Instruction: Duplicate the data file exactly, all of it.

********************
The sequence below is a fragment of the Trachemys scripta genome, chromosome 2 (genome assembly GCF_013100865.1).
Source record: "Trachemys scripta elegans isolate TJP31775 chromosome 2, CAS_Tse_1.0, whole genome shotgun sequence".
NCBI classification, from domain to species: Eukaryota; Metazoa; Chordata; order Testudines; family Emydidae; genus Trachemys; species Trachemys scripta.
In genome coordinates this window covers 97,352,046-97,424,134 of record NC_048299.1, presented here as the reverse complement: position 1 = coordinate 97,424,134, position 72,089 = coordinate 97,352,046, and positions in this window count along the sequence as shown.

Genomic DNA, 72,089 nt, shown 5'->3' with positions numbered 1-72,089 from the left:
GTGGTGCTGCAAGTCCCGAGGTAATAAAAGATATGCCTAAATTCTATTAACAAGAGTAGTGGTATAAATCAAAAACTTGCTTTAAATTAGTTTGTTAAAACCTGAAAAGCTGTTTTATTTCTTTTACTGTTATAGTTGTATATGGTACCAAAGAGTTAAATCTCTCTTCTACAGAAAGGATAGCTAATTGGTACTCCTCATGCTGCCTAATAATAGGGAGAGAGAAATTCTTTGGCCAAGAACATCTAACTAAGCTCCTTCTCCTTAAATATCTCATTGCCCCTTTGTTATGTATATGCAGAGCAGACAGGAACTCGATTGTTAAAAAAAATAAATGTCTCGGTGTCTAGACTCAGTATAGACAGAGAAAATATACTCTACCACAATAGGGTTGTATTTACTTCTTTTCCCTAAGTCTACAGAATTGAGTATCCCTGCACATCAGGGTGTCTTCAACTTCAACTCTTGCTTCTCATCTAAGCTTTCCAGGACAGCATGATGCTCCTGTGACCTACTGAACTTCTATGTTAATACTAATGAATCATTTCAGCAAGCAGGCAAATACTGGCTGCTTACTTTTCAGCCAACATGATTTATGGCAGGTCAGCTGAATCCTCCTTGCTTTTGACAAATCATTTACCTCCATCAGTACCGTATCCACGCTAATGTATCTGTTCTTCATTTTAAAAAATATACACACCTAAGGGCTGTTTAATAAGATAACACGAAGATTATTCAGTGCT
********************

The sequence below is a fragment of the Trachemys scripta genome, chromosome 2 (genome assembly GCF_013100865.1).
Source record: "Trachemys scripta elegans isolate TJP31775 chromosome 2, CAS_Tse_1.0, whole genome shotgun sequence".
NCBI classification, from domain to species: Eukaryota; Metazoa; Chordata; order Testudines; family Emydidae; genus Trachemys; species Trachemys scripta.
In genome coordinates this window covers 97,352,046-97,424,134 of record NC_048299.1, presented here as the reverse complement: position 1 = coordinate 97,424,134, position 72,089 = coordinate 97,352,046, and positions in this window count along the sequence as shown.

Genomic DNA, 72,089 nt, shown 5'->3' with positions numbered 1-72,089 from the left:
GTGGTGCTGCAAGTCCCGAGGTAATAAAAGATATGCCTAAATTCTATTAACAAGAGTAGTGGTATAAATCAAAAACTTGCTTTAAATTAGTTTGTTAAAACCTGAAAAGCTGTTTTATTTCTTTTACTGTTATAGTTGTATATGGTACCAAAGAGTTAAATCTCTCTTCTACAGAAAGGATAGCTAATTGGTACTCCTCATGCTGCCTAATAATAGGGAGAGAGAAATTCTTTGGCCAAGAACATCTAACTAAGCTCCTTCTCCTTAAATATCTCATTGCCCCTTTGTTATGTATATGCAGAGCAGACAGGAACTCGATTGTTAAAAAAAATAAATGTCTCGGTGTCTAGACTCAGTATAGACAGAGAAAATATACTCTACCACAATAGGGTTGTATTTACTTCTTTTCCCTAAGTCTACAGAATTGAGTATCCCTGCACATCAGGGTGTCTTCAACTTCAACTCTTGCTTCTCATCTAAGCTTTCCAGGACAGCATGATGCTCCTGTGACCTACTGAACTTCTATGTTAATACTAATGAATCATTTCAGCAAGCAGGCAAATACTGGCTGCTTACTTTTCAGCCAACATGATTTATGGCAGGTCAGCTGAATCCTCCTTGCTTTTGACAAATCATTTACCTCCATCAGTACCGTATCCACGCTAATGTATCTGTTCTTCATTTTAAAAAATATACACACCTAAGGGCTGTTTAATAAGATAACACGAAGATTATTCAGTGCT